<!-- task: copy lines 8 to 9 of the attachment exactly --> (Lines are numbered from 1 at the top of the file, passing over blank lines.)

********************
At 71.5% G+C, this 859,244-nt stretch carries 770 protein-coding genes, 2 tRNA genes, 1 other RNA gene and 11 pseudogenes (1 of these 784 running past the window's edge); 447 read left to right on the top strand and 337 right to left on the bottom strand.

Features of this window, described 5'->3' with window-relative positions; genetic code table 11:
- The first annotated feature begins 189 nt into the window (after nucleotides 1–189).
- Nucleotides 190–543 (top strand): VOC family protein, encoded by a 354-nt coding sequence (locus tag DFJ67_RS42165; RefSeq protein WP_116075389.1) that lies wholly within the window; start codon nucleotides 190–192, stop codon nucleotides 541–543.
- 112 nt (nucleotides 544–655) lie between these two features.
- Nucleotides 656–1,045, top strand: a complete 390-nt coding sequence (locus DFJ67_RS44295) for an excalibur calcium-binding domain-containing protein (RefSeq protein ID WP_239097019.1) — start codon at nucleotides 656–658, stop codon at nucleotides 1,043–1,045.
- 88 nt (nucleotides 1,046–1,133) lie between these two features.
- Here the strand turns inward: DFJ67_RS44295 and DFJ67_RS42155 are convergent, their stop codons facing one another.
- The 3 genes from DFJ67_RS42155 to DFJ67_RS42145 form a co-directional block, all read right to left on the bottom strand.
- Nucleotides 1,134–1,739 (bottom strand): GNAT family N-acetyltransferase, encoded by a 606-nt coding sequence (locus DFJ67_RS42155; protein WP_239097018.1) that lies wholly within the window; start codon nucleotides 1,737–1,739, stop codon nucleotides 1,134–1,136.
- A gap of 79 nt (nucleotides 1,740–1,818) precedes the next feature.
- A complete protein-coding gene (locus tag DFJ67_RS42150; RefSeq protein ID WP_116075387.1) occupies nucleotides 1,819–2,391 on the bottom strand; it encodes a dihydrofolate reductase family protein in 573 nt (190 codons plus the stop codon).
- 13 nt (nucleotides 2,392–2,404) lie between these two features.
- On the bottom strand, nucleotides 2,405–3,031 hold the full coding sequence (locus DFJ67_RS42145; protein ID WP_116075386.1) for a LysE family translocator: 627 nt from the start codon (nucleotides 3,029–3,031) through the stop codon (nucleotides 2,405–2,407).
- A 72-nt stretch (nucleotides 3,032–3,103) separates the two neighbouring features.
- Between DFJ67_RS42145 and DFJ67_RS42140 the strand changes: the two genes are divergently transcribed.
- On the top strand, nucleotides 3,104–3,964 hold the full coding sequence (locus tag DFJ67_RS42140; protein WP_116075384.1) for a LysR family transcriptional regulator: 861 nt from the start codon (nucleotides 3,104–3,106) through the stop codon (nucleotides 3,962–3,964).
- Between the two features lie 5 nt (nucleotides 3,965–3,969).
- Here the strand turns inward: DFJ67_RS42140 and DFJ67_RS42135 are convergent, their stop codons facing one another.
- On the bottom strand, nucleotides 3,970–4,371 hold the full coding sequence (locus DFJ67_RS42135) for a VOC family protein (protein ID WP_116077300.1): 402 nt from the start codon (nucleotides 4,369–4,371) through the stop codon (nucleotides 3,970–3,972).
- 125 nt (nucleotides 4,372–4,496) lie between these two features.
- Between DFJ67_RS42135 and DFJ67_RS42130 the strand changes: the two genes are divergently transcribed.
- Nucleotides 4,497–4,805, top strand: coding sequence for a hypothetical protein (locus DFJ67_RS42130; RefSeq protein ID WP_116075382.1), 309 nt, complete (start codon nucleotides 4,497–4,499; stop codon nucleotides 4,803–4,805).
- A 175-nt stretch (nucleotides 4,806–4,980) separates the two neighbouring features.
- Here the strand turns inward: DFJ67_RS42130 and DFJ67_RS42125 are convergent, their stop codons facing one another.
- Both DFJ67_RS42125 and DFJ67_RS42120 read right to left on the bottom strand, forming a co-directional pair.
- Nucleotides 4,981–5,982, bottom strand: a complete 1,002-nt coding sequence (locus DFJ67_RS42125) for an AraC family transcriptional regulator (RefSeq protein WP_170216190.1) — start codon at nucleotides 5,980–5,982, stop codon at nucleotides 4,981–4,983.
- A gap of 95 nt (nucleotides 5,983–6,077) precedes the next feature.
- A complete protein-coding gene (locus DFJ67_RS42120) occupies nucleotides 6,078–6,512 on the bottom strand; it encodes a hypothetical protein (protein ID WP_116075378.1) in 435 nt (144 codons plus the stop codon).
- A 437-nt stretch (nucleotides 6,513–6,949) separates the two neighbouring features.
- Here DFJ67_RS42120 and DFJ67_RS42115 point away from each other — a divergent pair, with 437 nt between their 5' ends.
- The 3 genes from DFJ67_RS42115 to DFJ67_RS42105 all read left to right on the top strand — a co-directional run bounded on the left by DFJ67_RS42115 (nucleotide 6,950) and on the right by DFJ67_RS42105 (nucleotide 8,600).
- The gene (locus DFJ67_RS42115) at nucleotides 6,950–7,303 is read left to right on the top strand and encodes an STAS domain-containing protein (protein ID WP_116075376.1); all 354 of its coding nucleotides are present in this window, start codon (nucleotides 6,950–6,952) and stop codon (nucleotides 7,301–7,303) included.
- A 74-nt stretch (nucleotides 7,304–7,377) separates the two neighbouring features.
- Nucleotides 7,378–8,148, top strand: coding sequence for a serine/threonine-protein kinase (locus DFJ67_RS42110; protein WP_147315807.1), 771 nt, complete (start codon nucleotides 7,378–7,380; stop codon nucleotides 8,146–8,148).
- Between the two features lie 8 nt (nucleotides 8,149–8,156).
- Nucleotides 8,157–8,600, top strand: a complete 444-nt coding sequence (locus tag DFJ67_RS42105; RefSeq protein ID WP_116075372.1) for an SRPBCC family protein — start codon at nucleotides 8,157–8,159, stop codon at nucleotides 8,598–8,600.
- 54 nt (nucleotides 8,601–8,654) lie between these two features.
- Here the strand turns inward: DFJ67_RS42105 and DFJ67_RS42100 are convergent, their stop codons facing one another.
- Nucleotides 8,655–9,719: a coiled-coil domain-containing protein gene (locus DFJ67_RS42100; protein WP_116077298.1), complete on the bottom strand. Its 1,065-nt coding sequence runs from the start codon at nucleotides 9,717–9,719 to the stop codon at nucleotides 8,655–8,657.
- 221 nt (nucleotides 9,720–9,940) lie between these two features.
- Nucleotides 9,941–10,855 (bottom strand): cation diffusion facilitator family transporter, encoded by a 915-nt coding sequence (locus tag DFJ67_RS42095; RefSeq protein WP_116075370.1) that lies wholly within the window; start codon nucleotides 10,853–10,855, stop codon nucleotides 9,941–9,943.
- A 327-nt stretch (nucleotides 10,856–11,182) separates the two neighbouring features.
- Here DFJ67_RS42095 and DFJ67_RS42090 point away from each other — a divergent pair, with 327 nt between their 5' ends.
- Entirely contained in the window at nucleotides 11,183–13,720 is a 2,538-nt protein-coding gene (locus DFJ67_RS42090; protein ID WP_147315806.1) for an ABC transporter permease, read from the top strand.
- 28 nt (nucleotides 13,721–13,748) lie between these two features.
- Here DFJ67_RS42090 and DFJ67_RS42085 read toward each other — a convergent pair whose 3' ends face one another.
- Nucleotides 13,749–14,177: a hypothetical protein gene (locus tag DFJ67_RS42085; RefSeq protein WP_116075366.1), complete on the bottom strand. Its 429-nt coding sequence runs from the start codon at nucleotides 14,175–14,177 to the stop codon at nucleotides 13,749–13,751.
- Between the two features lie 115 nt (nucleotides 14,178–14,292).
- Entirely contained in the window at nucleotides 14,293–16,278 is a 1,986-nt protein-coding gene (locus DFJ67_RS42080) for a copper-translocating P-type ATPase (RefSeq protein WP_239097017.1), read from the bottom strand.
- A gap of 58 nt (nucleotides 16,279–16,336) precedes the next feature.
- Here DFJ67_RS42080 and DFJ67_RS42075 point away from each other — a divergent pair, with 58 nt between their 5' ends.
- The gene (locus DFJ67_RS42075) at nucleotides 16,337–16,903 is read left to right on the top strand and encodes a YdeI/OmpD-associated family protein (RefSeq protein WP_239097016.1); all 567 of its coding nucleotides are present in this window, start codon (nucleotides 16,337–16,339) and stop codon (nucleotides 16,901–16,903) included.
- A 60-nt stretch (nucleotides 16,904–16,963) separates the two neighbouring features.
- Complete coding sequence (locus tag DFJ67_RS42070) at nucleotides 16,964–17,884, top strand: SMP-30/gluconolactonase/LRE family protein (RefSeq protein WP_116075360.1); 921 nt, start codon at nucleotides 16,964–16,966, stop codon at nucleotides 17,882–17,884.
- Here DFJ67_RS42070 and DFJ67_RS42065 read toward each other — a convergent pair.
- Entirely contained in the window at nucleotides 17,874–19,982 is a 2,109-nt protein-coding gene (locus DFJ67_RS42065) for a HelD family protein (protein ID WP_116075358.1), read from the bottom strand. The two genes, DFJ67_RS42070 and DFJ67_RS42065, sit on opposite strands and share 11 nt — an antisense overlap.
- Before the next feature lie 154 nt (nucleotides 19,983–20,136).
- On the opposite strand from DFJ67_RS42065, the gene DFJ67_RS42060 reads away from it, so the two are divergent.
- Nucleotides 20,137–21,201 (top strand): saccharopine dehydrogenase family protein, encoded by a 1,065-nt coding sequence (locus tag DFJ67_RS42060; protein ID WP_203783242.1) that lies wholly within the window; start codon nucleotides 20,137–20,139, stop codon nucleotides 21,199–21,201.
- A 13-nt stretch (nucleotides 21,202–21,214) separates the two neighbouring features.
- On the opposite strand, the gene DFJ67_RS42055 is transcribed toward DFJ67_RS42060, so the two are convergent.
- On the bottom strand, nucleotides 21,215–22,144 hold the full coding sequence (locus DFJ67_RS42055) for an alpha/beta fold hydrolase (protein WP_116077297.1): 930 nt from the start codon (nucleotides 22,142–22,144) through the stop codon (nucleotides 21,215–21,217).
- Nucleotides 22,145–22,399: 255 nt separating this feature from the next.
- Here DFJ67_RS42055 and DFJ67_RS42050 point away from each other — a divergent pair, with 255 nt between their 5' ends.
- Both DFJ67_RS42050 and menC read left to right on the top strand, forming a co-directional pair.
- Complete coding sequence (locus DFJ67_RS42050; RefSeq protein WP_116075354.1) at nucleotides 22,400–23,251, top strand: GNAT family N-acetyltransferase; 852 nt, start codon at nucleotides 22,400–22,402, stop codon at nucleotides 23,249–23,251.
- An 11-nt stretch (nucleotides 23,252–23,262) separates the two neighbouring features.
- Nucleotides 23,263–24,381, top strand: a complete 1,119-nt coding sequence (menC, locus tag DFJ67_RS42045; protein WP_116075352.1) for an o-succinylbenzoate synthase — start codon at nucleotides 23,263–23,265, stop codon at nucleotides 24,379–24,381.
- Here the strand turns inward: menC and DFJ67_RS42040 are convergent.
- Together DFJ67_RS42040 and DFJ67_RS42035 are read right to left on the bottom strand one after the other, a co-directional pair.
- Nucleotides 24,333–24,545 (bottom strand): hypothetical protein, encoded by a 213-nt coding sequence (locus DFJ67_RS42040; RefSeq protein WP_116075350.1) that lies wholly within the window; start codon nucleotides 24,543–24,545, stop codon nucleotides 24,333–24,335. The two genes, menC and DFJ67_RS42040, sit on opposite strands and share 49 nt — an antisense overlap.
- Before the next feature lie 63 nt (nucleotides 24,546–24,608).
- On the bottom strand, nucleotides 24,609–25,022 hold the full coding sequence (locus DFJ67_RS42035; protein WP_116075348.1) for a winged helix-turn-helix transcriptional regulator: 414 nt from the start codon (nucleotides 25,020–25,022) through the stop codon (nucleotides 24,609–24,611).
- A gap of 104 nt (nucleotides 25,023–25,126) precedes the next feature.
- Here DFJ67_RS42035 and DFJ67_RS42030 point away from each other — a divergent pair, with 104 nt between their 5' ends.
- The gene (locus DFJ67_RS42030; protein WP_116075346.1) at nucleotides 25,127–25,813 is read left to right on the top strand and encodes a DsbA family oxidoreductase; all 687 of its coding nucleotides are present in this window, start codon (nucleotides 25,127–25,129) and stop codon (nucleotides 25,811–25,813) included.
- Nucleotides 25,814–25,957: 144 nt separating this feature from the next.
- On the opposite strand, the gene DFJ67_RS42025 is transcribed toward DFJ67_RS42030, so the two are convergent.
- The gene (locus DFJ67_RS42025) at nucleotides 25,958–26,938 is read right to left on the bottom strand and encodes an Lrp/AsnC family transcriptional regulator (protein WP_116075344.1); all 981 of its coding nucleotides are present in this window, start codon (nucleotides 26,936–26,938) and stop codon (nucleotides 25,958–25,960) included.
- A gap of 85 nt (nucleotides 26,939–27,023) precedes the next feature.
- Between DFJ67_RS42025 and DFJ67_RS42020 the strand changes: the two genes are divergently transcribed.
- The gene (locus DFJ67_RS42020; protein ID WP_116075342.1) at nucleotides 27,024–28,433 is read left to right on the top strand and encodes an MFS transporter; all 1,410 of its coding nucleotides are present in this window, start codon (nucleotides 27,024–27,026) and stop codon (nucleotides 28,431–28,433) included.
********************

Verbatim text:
- Here the strand turns inward: DFJ67_RS44295 and DFJ67_RS42155 are convergent, their stop codons facing one another.
- The 3 genes from DFJ67_RS42155 to DFJ67_RS42145 form a co-directional block, all read right to left on the bottom strand.